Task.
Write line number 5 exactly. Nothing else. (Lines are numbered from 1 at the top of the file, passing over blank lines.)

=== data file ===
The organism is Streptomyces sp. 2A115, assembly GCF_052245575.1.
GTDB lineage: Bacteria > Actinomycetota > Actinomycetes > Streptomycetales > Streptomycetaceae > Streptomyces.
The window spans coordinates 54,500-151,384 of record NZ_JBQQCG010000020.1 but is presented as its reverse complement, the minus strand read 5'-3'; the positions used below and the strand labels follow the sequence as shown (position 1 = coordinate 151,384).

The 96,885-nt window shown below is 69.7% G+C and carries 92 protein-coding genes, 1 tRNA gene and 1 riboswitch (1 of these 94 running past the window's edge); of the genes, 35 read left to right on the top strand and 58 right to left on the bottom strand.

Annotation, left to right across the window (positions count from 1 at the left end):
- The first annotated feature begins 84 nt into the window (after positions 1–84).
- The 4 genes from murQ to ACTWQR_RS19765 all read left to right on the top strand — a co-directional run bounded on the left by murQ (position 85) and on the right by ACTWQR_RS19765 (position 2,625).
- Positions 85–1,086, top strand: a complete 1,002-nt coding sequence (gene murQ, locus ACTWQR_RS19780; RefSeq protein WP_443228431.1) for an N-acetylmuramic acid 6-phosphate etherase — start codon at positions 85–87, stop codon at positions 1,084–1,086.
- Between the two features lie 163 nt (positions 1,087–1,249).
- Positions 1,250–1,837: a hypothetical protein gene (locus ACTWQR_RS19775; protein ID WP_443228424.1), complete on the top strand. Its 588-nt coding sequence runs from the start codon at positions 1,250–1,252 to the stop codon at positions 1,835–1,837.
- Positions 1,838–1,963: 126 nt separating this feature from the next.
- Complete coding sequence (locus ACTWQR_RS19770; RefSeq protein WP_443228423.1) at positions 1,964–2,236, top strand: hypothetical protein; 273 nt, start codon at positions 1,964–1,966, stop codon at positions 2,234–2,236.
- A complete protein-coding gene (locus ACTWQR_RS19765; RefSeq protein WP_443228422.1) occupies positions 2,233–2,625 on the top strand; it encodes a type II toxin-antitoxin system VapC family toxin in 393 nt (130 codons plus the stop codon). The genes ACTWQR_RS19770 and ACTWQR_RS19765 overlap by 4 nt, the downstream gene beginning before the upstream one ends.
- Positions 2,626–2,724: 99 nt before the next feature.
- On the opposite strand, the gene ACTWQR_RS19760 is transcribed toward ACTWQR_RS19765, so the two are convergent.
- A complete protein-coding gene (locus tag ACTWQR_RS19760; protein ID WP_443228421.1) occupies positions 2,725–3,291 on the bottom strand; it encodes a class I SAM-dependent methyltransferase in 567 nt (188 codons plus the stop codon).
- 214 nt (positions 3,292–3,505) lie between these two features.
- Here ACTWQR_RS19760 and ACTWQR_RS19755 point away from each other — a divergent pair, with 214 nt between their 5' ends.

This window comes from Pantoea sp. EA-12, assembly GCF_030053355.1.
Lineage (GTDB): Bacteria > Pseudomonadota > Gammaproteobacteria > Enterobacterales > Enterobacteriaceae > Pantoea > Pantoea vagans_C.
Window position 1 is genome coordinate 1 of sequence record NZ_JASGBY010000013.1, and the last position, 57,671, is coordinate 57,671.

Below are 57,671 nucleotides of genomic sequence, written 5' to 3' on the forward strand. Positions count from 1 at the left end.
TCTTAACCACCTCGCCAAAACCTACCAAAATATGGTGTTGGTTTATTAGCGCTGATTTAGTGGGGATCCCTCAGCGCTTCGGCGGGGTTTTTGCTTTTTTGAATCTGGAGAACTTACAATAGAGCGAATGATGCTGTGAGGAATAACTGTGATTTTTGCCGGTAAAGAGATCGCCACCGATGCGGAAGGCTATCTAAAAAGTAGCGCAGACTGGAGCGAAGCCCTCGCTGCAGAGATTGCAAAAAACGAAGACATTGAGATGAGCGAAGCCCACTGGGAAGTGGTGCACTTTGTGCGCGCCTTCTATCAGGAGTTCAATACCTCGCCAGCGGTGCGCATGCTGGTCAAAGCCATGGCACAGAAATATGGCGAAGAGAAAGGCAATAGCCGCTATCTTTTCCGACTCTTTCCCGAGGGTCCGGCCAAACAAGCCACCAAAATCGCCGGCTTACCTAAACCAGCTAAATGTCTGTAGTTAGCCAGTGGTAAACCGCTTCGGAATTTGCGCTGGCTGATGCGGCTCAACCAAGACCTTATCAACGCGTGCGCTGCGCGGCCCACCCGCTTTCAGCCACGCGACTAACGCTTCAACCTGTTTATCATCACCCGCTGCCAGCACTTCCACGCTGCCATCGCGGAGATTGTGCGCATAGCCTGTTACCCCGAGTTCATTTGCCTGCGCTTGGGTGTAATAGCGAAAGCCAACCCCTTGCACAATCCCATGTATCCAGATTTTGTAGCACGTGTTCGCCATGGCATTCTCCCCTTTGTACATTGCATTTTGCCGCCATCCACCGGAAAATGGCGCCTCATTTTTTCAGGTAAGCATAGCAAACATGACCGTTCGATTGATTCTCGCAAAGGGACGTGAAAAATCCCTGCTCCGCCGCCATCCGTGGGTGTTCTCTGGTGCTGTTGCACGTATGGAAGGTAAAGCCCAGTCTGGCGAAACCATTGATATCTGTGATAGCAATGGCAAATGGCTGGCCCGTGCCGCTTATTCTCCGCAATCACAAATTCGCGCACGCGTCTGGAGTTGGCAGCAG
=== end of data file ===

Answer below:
Annotation, left to right across the window (positions count from 1 at the left end):